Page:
Universal Studios was going through a transitional period in the 1990s. Filmmakers were moving away from the campiness which had characterised their famed monsters for decades, opting for more realistic adaptations of the time-honoured source material. Among the most notable examples of this are Bram Stoker’s Dracula, directed by Francis Ford Coppola, and Mary Shelley’s Frankenstein, directed by Kenneth Branagh. Both performed well at the box office but critics were quick to point out that for every dramatic flourish or tasteful homage, there was a joylessness that diminished their overall impact.
It was as if stripping the stories of their inherent campiness was to remove the very thing which made them so appealing in the first place – the kind of appeal that was forged in Stephen Sommers’ 1999 remake of The Mummy.
In terms of plot, Sommers’ film follows the basic outline of the original 1932 version. A group of explorers stumble upon the tomb of the titular mummy – in both cases, a high priest named Imhotep – only to unleash his evil spirit and be faced with the consequences. There’s a subplot involving Imhotep and the resurrection of his lost love, an ancient curse, and the two films even share similar timeframes (1926 and 1932). But this is essentially where the similarities stop. Sommers felt that emulating the quiet intensity of the original would be unwise, and instead veered into less common territory. The result? A horror film that effortlessly integrated elements of action and adventure. Or, an adventure film that effortlessly integrated elements of horror.
Sommers’ ability to slip between stylistic extremes can often make it hard to determine which is more accurate. There are certainly scary moments in The Mummy, but they have a nostalgic comfort to them, and even when the film veers into the grotesque – as when a plague of flesh-eating scarab beetles is unleashed – the effect is evocative of an old-school B-movie. Imhotep transforms from a tragic villain in the original to an unstoppable killer, and the CGI effects, which were groundbreaking at the time, provide a scope and weight to the evil that make him more spectacle than scary.
In terms of action, the film bucks a horror tradition by having its characters willingly thrown down with the monsters. Where survival is the goal of most protagonists, Rick O’Connell (played with career-defining swagger by Brendan Fraser) seeks out the fight, leaping into danger and disposing of Imhotep’s minions by way of shotgun blasts and swordplay. He should be outmatched, but Sommers allows the lunacy to slide.
As a result, O’Connell becomes the camp embodiment of the ideal action hero – so capable and brave that the monsters seem to be the ones at a disadvantage. Even at his lowest ebb, he’s undeterred by the fact that he needs to, “rescue the damsel in distress, kill the bad guy, save the world.” And why shouldn’t he be? He’s the hero. This escapist mentality may not be the most authentic for genre purists, but it’s made up for by the film’s frenetic pace.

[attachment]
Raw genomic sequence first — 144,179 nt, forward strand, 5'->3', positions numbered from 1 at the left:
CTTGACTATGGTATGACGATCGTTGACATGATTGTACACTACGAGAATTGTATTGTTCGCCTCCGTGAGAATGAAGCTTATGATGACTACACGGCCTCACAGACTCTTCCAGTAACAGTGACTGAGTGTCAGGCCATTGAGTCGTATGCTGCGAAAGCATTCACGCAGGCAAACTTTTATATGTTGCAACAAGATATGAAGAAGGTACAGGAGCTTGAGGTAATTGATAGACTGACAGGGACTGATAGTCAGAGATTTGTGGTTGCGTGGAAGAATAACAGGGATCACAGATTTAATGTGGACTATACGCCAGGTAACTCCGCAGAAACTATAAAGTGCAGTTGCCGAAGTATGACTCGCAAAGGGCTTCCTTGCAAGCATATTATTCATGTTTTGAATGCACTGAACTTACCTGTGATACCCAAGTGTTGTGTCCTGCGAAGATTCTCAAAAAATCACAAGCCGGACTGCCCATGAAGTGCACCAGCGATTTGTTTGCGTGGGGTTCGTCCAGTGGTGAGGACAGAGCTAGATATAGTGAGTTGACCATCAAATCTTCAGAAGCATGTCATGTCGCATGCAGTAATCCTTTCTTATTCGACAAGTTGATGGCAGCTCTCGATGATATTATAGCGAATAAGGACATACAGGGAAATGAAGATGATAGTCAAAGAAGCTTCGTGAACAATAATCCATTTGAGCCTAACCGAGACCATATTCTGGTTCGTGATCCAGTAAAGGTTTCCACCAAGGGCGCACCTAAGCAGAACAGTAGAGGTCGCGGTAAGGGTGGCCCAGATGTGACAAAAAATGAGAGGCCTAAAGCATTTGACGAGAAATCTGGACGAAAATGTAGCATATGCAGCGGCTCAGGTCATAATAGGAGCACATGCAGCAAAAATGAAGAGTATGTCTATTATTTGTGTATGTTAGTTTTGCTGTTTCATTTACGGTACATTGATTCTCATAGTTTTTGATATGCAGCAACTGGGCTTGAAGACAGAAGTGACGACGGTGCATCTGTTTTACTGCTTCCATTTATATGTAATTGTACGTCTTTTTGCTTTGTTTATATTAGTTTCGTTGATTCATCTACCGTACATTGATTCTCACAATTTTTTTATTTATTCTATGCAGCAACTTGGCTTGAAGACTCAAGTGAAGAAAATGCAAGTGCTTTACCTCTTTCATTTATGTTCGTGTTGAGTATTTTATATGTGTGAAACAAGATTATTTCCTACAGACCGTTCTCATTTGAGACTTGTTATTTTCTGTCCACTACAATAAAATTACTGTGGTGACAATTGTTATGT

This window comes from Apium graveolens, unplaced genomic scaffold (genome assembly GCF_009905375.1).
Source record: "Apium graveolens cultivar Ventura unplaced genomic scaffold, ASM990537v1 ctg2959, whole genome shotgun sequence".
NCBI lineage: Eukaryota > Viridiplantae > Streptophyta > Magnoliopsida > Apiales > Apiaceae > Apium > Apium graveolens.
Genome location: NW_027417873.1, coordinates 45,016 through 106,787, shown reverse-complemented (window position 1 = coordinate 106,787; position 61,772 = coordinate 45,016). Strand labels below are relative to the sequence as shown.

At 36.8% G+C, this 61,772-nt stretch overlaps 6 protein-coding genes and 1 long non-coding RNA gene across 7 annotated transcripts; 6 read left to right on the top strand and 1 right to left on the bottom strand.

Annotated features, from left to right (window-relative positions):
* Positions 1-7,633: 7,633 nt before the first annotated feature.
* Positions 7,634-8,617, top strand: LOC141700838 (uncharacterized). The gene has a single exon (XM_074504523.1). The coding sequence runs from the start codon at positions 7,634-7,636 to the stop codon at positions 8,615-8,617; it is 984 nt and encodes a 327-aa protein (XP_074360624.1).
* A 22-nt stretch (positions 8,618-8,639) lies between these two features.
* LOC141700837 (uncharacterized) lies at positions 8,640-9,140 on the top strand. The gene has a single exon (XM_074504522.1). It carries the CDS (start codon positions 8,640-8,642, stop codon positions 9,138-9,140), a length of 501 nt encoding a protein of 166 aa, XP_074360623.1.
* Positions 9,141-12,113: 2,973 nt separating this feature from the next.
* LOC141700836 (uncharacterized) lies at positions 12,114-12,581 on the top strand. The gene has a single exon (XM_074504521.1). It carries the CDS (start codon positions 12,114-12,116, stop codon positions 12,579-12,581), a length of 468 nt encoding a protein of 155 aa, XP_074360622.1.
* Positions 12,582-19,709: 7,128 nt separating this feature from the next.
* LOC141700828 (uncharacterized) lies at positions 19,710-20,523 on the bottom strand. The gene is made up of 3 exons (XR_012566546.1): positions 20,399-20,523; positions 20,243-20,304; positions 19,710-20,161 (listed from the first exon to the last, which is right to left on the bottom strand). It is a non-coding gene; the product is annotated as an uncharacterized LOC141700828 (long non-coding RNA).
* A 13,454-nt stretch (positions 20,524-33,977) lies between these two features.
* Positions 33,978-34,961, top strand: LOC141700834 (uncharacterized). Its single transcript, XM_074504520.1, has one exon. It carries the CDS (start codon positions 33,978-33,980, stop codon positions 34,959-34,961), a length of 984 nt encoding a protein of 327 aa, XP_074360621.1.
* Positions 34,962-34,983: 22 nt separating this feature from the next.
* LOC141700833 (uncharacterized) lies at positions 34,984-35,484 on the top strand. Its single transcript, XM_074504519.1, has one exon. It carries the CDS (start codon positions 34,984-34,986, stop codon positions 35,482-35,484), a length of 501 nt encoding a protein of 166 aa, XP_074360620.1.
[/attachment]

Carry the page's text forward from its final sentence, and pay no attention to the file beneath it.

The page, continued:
The success of The Mummy single-handedly ushered in a new age of horror blockbusters. Suddenly, monsters were mainstream, and studios scrambled to release their own revisionist hybrids of horror, CGI, and gun-toting action. Films like Sleepy Hollow, Van Helsing and The Brothers Grimm are testament to this, respectively blurring genre lines and turning once ordinary men into extraordinary adventurers. Even later, lesser iterations like Hansel & Gretel: Witch Hunters and the franchise’s own sequels, The Mummy Returns and The Mummy: Tomb of the Dragon Emperor continued to draw big audiences.
Things seem to have come full circle with Alex Kurtzman’s 2017 The Mummy. In a move that tidily sums up today’s franchise climate, Universal Studios has created a reboot of their own remake, complete with an overly capable hero, large set pieces and a CGI monster. Will it prove a success at the box office? Probably, when you factor in foreign markets. Though in trying to be too many things at once – a reinvention, a mature thriller, a teaser to a larger cinematic universe – the reboot runs the risk of losing the simplicity that made Sommers’ film so much fun in the first place. The initial wave of (mostly negative) reviews all but confirms this.
So while it may have worn thin in this particular instance, the fact that 1999’s The Mummy is still the blueprint in Hollywood speaks to its long-lasting impact. There’s not a monster reboot today that isn’t in some way indebted to the film’s winning blend of horror, adventure and high camp. Cheesy though it undoubtedly is, it remains the first and the finest horror blockbuster of the modern age.
Published 12 Jun 2017
With Universal building its own shared universe, we look at how Dracula and co can compete with the Marvel machine.
Our ’90s countdown kicks off with movies from Tim Burton, David Lynch and Hayao Miyazaki.
By Alex Hess
The release of Con Air and Face/Off 20 summers ago marked a high-point in mainstream cinema.